The pathways from AL to MB, and the internal circuitry of the MB, have been studied in more detail than the MB output to other brain areas, notably the LP. Generally, the output is believed to target premotor areas, and the pathway OSN-AL-uniglomerularPN-MB-LP-premotor areas-motor neuron would run in parallel to the pathway OSN-AL-multiglomerularPNs-LP-premotor areas-motor neuron loop, which bypasses the MBs. Several subregions within the protocerebrum have been identified, including the superior medial protocerebrum, the inferior medial protocerebrum, and the superior LP (Ito et al. 1998; Tanaka et al. 2004). MB output neurons in honeybees branch unilaterally or bilaterally (Rybak and Menzel 1993). A prominent large neuron in honeybee brains is PE1, which is a single neuron in each brain hemisphere, and connects the α lobe to the LP and the ring neuropil around the α lobe (Brandt et al. 2005; Rybak and Menzel 1998). Olfactory learning modifies the response properties of PE1 neurons (Mauelshagen 1993) (Okada et al. 2007).

2.3.3. Odor-Evoked Activity in the Mushroom Bodies (MBs)

As compared to PNs, KCs respond to odors with few spikes, if any (Stopfer et al. 2003): while PNs had a response probability of p=.64, KCs responded with p=.11 to a given odor set (Perez-Orive et al. 2002). Also, PNs respond with trains of spikes, but KCs respond with single or only very few spikes (Figure 2.2B). Similar results were found in flies and honeybees (Szyszka et al. 2005; Wang et al. 2004). Thus, odor representation in KCs is sparse in the sense of population sparseness (a low proportion of units active at any time) and in the sense of lifetime sparseness (few spikes in each neuron with narrow tuning) (Laurent 2002; Olshausen and Field 2004). This sparsening is a progressive feature of MB circuitry: activity trains arriving at the MB terminals are inhibited pre-synaptically by GABAergic glomerular microcircuits, so that only the first APs are likely to drive activity in KCs (Assisi et al. 2007; Szyszka et al. 2005). In addition, the inhibitory feedback loop from the MB output lobes onto the calyces further sharpens that response (Szyszka et al. 2005). This feedback also generates a global oscillatory rhythm (Perez-Orive et al. 2002), which, in turn, favors the extraction of synchronized APs from PNs (Perez-Orive et al. 2004).

2.3.4. Olfactory Coding

If only the initial firing pattern leads to KC activity in each odor puff (Szyszka et al. 2005), then most APs that PNs generate in an odor response cannot contribute to odor-information decoding in the MBs. Are the remaining APs wasted? Such a waste would be quite inefficient, considering that producing APs is among the most energy-costly activities of the brain (Attwell and Laughlin 2001). However, the “surplus” spikes may be relevant outside the MB, e.g., within the AL and in the LP, where PNs have other output synapses.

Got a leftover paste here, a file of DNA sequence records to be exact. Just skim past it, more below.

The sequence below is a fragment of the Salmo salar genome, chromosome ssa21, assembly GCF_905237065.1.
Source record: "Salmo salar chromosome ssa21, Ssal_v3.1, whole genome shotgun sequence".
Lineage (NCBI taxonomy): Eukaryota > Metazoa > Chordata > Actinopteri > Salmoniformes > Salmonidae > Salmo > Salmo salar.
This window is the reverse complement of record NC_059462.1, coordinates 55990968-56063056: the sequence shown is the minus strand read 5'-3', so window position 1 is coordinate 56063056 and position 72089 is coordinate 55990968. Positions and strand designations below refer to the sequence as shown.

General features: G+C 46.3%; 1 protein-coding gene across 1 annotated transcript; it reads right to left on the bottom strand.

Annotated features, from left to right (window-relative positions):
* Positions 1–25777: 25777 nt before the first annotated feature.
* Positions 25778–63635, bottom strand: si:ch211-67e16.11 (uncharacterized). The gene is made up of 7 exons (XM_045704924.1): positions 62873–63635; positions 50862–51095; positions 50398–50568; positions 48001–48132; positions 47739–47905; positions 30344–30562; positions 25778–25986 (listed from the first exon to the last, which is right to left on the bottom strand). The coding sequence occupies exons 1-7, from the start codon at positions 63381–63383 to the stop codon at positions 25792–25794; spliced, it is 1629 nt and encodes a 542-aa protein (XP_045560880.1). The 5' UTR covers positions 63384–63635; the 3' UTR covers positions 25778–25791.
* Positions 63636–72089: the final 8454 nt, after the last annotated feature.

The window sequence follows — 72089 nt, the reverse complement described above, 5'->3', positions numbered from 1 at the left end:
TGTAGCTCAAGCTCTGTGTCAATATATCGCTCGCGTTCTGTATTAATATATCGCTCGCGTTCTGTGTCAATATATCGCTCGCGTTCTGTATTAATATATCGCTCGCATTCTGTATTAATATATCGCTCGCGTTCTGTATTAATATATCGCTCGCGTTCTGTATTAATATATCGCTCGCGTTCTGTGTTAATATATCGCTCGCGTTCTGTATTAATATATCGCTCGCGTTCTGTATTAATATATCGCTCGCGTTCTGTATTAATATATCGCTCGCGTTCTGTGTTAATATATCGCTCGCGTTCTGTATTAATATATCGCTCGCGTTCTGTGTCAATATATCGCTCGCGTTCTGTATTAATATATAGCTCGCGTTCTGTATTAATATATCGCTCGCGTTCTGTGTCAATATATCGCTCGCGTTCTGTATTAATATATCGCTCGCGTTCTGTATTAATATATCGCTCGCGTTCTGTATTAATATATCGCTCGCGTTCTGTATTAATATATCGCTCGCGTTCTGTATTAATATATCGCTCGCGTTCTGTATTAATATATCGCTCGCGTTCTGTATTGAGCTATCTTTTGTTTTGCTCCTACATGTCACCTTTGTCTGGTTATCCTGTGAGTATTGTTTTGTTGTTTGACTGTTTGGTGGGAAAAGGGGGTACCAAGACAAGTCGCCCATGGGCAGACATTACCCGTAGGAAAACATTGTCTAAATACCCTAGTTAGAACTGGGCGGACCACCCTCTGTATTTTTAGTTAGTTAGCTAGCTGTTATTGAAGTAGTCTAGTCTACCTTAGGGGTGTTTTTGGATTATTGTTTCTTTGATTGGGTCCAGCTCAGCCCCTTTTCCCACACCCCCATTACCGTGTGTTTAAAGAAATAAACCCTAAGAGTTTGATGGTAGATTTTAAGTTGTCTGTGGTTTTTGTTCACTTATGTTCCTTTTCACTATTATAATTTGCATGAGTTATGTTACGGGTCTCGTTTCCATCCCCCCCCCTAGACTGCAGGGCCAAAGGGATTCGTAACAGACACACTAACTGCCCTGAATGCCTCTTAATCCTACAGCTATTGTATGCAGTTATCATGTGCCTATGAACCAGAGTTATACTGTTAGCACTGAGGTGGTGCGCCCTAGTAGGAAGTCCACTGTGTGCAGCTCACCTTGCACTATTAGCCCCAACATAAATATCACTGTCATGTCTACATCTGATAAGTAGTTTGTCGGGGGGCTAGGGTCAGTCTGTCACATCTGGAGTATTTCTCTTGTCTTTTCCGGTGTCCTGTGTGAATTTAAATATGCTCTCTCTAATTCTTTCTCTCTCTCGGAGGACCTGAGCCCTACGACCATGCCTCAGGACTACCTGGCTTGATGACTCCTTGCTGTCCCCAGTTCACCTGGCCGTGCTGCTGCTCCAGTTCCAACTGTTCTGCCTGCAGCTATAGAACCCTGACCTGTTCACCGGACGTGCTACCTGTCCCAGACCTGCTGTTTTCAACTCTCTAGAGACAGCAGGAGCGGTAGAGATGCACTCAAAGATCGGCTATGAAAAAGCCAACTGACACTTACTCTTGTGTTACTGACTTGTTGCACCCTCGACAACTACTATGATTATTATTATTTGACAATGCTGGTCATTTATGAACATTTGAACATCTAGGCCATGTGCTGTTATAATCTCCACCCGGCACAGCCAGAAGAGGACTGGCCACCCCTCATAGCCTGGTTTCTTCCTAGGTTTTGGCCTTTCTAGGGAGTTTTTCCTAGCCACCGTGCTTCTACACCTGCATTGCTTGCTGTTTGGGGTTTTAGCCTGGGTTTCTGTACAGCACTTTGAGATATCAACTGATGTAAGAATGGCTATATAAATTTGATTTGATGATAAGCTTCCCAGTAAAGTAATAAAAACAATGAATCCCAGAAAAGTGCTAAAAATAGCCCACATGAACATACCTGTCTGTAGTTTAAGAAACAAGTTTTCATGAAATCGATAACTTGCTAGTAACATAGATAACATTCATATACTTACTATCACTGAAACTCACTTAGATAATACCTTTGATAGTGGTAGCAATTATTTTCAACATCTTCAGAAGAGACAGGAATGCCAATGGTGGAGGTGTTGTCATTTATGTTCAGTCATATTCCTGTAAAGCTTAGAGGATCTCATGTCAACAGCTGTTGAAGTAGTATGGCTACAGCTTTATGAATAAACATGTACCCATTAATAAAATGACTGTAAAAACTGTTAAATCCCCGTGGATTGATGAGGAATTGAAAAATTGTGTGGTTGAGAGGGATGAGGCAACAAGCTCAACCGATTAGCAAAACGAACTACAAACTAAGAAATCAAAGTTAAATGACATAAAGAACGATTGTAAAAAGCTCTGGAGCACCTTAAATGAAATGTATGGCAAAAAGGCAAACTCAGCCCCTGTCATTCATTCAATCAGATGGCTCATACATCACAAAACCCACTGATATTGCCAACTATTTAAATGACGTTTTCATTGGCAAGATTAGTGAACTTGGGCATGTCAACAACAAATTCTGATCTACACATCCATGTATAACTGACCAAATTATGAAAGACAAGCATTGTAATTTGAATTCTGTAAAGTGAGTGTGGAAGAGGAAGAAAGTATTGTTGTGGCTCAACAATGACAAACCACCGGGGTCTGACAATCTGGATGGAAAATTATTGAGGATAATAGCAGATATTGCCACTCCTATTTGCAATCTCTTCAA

The massive expansion from relatively few PNs to many KCs in insect olfactory systems has been likened to a support vector machine (Galán et al. 2004). With an integrating neuron at the PN output level that reads across PN activities, it is only possible to perform a limited classification, which statistically corresponds to a linear classification in a multidimensional space. However, when the same number of PNs are first combinatorially mapped onto a very large number of KCs, an integrating neuron that would read across these activities could extract much more complex pattern topologies. Thus, the large number of KCs allows for the computation of highly nonlinear classification schemes across PNs (Huerta et al. 2004). If temporal complexity is added to the code, the theoretical capacity of the system increases even further (Laurent et al. 2001).

2.4. OLFACTORY MEMORY AND PLASTICITY

2.4.1. The Antennal Lobe (AL)

Brains respond to experience with changed behavior, a process generally called learning. Here, associative and nonassociative forms of plasticity are differentiated, because they differ both conceptionally, behaviorally, and in the cellular processes involved. Associative paradigms include classical conditioning and operand conditioning. Among the nonassociative processes, habituation, and sensitization are the most important ones. There are several sites in the brain where learning induces cellular changes. In the olfactory system, the AL as the first olfactory neuropil is already involved in substantial experience-induced changes. Some of these changes in odor responses occur without being directly attributable to a particular form of behavioral change (so far). For example, repeated exposure to an odor leads to changes in odor responses in PNs: the number of APs is reduced, but their temporal precision is increased, which may mean that their coding is more efficient for later puffs (Stopfer and Laurent 1999). This sensory memory trace decays within 10–15 min after the last puff (Stopfer and Laurent 1999). In honeybees, a single odor exposure leads to a change in the ongoing spontaneous activity across PNs: a pattern corresponding to the experienced odor reoccurs repeatedly during the next 1–2 min, showing that the AL network creates an ephimeral neural attractor for this pattern (Galán et al. 2006).

Application of sucrose (or water) to the honeybee antenna leads to olfactory sensitization. It elicits a transient increase of PKA activity in the AL, but odor stimulation alone does not (Hildebrandt and Müller 1995a, 1995b). This effect is mediated by octopamine, and reverts to baseline within 3 s (Hildebrandt and Müller 1995a).